From body-boarding to skateboarding, exploring the Vaal River and its tributaries for amazing yellowfish action, or inventing fly patterns like the brilliant Papa Roach, whatever our issue 21 Lifer Herman Botes does in life, he does at full tilt.
The first fish I caught were bullies (gobies) with a hand line in the rockpools of Gouritzmond. From the age of six, my brother Conrad and I would spend long, carefree summer days playing in the pools following the tide. Gouritz was a hardcore fishing and trophy kob spot in the ’70s and our dad was in the thick of it. We were around fisherman, fish as big as we were and the legends attached to the trophies hanging off the whalebone in the Gouritz Hotel. It was a great time and place to be a kid and it left its mark. We later progressed to fishing with Dad and then went on to fish with the other kids during the holidays. But, for me, fishing then was never as serious an affair as playing in the waves.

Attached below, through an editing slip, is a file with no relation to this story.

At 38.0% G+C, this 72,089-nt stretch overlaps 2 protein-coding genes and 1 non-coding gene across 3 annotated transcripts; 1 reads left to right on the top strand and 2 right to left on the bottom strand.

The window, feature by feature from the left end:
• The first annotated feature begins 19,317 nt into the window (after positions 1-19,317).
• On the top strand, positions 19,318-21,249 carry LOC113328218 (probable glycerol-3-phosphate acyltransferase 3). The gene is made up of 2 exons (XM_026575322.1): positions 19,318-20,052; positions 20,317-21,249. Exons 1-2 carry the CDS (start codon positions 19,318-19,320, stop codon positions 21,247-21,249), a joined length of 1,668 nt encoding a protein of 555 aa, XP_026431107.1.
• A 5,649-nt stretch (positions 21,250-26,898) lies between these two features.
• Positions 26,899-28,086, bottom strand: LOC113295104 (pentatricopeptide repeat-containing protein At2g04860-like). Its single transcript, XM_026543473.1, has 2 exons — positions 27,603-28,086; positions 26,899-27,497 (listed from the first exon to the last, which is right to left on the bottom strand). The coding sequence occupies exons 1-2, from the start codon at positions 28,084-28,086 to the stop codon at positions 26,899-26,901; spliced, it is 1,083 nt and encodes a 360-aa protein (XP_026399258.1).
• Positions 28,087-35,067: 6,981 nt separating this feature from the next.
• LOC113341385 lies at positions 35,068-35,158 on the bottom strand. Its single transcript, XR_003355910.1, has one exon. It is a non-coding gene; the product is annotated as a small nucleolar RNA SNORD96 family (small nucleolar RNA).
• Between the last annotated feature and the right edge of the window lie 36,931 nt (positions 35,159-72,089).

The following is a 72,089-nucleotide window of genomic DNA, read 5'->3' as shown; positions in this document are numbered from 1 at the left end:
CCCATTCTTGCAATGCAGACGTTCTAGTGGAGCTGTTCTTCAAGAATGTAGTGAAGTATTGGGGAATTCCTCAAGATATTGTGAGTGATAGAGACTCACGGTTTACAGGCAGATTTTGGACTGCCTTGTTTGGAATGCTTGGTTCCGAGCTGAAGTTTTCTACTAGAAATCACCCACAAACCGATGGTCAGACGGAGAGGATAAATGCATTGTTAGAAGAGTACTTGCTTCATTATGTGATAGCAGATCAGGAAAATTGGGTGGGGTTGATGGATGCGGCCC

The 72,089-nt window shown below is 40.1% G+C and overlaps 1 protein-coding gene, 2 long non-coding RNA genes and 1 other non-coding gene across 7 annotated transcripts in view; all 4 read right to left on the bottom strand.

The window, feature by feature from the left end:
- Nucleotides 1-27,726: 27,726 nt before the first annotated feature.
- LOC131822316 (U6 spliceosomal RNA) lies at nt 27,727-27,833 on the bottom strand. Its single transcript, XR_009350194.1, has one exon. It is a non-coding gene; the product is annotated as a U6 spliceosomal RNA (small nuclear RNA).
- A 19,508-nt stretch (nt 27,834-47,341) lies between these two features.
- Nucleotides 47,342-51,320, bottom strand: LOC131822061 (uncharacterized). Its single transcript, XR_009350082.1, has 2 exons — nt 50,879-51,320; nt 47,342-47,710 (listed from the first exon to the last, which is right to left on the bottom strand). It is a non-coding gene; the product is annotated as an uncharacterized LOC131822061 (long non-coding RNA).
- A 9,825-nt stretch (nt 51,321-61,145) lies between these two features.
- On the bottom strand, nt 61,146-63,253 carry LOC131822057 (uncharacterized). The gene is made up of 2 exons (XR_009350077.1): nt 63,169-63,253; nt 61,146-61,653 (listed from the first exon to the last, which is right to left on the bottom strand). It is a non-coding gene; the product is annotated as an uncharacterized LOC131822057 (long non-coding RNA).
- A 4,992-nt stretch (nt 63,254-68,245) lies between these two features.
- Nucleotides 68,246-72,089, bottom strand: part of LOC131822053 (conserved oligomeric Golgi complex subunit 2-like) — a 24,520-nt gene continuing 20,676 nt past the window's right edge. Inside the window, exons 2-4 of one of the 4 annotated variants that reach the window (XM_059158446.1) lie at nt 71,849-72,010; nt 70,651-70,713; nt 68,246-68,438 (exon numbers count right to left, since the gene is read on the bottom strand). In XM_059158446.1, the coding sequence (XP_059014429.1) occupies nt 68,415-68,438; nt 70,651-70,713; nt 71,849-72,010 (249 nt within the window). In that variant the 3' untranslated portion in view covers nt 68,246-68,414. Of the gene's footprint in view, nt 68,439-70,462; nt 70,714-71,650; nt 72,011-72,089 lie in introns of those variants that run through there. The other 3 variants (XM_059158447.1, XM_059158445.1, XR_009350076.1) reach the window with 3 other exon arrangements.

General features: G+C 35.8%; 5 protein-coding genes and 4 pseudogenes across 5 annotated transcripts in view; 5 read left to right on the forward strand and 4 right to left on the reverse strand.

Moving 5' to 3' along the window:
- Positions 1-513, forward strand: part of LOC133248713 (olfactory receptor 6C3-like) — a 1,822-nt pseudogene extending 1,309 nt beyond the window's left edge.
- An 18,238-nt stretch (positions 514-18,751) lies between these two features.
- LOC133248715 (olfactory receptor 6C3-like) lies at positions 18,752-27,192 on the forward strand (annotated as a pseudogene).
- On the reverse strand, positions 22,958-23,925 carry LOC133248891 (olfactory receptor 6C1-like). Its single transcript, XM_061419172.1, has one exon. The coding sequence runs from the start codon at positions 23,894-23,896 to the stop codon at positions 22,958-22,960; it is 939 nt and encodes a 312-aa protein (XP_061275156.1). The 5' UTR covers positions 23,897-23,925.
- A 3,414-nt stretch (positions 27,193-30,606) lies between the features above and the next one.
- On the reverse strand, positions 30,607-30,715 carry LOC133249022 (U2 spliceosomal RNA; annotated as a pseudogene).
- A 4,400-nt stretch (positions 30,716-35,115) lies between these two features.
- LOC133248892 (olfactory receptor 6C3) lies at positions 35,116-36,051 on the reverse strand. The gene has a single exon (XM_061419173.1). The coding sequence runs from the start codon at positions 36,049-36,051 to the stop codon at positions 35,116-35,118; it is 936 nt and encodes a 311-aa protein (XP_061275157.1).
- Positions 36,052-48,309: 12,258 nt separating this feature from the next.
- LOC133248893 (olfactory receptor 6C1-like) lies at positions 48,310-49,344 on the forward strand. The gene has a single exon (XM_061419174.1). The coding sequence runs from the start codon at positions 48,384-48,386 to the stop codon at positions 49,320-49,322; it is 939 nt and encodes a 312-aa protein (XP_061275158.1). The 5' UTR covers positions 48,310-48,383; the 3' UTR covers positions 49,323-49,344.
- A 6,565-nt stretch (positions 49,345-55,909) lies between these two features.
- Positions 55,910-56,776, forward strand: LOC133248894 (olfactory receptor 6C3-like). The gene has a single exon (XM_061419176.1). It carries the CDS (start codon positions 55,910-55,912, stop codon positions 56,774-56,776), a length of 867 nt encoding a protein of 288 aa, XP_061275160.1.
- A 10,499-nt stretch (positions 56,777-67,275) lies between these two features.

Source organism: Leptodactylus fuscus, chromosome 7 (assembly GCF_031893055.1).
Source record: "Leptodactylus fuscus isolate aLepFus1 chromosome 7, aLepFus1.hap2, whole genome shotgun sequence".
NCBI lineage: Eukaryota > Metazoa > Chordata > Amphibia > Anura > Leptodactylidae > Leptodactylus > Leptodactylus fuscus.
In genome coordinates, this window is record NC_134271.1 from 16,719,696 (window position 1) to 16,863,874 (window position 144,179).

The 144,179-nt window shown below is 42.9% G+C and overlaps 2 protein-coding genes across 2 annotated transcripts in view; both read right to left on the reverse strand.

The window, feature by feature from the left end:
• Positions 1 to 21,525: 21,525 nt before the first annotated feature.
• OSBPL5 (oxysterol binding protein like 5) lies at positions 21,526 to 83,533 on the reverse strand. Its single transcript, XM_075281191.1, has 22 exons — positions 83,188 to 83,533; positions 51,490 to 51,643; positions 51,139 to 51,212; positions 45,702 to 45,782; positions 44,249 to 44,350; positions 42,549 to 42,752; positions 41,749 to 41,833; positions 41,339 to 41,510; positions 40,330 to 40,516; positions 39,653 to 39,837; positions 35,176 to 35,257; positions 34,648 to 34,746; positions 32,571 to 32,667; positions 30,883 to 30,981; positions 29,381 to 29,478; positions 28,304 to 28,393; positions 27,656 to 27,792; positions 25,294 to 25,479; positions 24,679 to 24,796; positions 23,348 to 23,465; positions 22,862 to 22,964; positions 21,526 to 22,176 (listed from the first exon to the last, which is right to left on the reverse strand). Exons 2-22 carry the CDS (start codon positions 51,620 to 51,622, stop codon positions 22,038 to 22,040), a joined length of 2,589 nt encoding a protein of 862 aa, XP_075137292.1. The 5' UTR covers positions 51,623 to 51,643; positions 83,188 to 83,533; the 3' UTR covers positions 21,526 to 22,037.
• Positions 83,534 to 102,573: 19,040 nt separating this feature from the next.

I was born in Ladysmith in the Klein Karoo and lived there until I was five when we moved to De Doorns. I’m sure those early years growing up in the country among farming communities is, in part, why I love those places so much. It’s not the wilderness, but there is this sense of simple living in natural beauty that I find so appealing and peaceful. Then we moved to Bellville where I pretty much grew up and became a city boy, except for one glorious year when, at the age of 13, we moved to Villiersdorp so my dad could teach at School in the Wild. It was a year of unlimited childhood adventure for me and my brothers. We lived seven kilometres out of town and took the bus or walked in with the farm kids. We were on the bank of the brand new Theewaterskloof dam and we spent many afternoons fishing for bass with cheap gear and homemade lures and flies. I remember tying Brooks’ Blondes by hand.